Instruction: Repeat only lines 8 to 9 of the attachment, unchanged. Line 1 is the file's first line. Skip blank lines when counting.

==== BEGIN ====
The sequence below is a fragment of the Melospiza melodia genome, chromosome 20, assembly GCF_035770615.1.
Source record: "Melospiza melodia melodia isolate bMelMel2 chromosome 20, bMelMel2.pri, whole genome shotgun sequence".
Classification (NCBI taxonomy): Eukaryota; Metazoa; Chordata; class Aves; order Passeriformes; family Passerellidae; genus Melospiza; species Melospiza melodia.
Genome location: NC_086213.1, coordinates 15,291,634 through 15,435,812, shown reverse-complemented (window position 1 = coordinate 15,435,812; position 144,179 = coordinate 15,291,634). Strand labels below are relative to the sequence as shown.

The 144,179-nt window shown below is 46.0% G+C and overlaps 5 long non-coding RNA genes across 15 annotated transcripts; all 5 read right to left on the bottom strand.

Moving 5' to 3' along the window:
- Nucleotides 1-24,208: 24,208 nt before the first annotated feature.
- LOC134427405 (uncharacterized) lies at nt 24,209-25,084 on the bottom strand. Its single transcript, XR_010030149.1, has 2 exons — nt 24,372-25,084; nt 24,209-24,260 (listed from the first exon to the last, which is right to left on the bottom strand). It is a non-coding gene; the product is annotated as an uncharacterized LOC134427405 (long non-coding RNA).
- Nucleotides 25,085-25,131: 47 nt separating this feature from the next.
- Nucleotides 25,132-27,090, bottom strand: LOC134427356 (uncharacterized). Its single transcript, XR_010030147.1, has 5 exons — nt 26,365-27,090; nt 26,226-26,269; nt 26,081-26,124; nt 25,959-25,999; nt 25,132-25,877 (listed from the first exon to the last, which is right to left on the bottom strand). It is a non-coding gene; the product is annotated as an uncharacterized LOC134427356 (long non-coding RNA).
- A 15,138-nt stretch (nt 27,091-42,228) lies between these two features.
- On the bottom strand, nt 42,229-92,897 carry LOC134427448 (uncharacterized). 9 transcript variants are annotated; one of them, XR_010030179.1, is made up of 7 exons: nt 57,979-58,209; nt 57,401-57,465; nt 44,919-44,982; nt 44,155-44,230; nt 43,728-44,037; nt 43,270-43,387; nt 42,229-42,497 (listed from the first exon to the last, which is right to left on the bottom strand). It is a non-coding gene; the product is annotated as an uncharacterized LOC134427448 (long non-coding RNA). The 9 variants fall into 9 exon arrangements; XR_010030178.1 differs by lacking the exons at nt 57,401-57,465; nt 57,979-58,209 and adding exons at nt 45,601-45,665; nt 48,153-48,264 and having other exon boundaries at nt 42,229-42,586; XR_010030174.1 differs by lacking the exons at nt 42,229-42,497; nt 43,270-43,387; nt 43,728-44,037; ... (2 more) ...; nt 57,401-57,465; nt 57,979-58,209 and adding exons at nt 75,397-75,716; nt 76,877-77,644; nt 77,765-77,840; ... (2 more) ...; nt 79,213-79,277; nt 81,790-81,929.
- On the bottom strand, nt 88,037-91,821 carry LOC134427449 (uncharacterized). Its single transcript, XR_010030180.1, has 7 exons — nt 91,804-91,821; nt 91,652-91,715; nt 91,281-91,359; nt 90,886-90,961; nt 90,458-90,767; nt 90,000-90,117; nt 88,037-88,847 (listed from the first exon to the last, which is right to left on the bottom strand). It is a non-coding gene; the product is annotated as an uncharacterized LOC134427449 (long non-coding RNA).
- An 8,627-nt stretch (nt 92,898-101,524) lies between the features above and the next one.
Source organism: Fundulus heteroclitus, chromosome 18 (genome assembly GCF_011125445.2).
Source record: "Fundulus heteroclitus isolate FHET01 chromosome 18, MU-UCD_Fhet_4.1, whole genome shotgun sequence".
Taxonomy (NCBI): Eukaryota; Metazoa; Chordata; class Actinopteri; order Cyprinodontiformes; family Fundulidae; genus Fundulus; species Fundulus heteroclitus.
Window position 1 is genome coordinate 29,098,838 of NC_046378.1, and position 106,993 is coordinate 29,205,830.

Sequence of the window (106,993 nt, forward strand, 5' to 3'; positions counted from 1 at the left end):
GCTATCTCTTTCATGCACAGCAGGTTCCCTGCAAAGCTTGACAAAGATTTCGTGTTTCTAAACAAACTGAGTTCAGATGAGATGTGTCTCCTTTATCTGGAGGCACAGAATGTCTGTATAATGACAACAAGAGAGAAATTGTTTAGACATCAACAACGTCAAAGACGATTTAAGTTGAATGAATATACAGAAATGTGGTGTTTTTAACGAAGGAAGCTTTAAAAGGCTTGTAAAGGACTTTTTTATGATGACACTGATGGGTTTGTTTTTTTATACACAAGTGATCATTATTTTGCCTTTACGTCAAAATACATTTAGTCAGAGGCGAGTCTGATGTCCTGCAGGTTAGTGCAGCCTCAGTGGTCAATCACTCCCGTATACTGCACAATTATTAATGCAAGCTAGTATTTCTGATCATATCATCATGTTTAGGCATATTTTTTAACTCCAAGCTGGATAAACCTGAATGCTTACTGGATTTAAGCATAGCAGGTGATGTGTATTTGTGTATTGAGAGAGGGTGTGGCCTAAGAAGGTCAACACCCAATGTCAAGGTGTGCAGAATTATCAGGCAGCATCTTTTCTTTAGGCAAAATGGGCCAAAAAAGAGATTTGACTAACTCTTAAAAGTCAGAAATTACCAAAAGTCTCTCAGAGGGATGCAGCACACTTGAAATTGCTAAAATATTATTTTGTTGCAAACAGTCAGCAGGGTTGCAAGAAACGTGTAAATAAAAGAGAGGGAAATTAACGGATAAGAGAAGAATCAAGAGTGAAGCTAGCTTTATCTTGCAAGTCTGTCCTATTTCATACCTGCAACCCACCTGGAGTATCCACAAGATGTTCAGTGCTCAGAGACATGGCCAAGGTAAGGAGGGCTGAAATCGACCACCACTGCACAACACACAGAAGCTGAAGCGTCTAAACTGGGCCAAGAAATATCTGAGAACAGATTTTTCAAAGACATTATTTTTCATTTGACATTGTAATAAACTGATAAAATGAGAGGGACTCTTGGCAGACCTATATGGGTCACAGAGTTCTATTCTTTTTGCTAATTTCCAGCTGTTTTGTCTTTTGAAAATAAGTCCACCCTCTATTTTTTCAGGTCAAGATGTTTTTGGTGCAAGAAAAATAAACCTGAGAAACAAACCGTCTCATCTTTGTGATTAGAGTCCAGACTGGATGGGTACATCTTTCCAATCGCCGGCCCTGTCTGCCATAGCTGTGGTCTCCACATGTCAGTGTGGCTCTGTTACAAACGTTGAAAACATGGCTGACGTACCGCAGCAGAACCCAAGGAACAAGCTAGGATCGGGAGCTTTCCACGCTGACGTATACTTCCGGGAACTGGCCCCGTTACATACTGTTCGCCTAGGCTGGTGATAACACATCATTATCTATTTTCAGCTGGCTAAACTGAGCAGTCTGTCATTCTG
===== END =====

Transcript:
- LOC134427405 (uncharacterized) lies at nt 24,209-25,084 on the bottom strand. Its single transcript, XR_010030149.1, has 2 exons — nt 24,372-25,084; nt 24,209-24,260 (listed from the first exon to the last, which is right to left on the bottom strand). It is a non-coding gene; the product is annotated as an uncharacterized LOC134427405 (long non-coding RNA).
- Nucleotides 25,085-25,131: 47 nt separating this feature from the next.